He actually had liked going to the Statue of Liberty and Ellis Island, but now he was sorry he'd come because he felt as though he was going to barf. This tub smelled of diesel fuel.
Longingly he gazed at the private yachts around them in New York harbor. He wished he were on one of them. Someday, when he made money, that was the first thing he'd do -- buy a cabin cruiser. When they started out a couple of hours ago, there had been a couple of dozen boats in the water. Now that it was getting overcast, there weren't so many out.
Ben's eyes lingered on the really keen yacht way over there: the Cornelia II. He was so farsighted that with his glasses off he could read the letters.
Suddenly his eyes widened. "No-o-o-o...!"
He didn't know that he had even spoken aloud, nor was he aware that his word -- half protest, half prayer -- had been echoed by virtually everyone on the starboard side of the tour boat, as well as by all the observers in lower Manhattan and in New Jersey who at that moment happened to be looking in that direction.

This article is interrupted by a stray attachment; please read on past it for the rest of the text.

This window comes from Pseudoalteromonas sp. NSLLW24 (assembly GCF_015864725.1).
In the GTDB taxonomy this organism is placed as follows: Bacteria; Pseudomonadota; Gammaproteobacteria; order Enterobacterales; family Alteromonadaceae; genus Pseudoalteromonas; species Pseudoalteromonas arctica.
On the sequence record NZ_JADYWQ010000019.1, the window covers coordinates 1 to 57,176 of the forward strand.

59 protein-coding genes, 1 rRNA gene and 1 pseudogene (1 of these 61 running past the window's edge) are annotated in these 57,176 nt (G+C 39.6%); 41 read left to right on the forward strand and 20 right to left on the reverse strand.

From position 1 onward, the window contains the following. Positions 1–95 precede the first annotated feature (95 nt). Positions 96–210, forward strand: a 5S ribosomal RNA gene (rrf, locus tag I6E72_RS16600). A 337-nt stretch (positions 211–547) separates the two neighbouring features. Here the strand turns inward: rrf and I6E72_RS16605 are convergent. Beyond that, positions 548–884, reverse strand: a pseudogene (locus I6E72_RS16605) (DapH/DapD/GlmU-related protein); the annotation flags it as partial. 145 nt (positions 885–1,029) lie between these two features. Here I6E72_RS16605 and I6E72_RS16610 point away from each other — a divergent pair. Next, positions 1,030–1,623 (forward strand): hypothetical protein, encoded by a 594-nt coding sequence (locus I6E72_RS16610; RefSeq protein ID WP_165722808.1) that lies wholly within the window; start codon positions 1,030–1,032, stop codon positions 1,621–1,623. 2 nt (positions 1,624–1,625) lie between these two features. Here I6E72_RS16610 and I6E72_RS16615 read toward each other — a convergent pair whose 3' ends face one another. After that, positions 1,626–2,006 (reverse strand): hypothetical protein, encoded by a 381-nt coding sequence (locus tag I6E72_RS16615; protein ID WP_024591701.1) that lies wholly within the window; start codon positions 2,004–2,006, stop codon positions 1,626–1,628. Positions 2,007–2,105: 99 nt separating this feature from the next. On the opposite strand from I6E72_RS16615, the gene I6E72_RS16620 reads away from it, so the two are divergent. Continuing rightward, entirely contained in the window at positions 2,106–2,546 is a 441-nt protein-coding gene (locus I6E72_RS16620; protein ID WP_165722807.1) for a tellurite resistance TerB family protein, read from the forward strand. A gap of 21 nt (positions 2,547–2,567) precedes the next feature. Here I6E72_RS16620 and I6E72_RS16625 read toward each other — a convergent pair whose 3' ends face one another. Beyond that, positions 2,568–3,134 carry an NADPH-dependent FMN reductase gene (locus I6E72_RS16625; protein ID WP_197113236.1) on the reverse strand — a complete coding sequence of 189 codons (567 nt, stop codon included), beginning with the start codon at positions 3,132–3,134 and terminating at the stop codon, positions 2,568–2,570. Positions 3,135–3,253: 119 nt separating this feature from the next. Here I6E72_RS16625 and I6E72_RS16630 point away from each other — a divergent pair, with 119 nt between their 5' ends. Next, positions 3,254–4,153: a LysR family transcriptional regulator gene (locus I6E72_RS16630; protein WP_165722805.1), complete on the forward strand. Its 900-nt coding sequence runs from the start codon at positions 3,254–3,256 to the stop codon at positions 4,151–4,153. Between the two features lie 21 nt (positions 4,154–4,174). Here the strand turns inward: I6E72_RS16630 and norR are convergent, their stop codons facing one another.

As he had been watching it, Cornelia II had exploded, suddenly becoming an immense fireball, sending shiny bits of debris shooting high into the air before falling all over the waterway that led from the Atlantic Ocean to the harbor.
Before Ben's father had spun him around and clutched him against his side, and before merciful shock had blunted the vision of bodies being blown to bits, Ben registered an impression that settled immediately in his subconscious, where it would stay, to become the source of relentless nightmares.
A Man Called Intrepid author dies aged 89(Dec 03 2013) William Stevenson, a journalist and author who drew on his close ties with intelligence sources to write two best-selling books in the 1970s, A Man Called...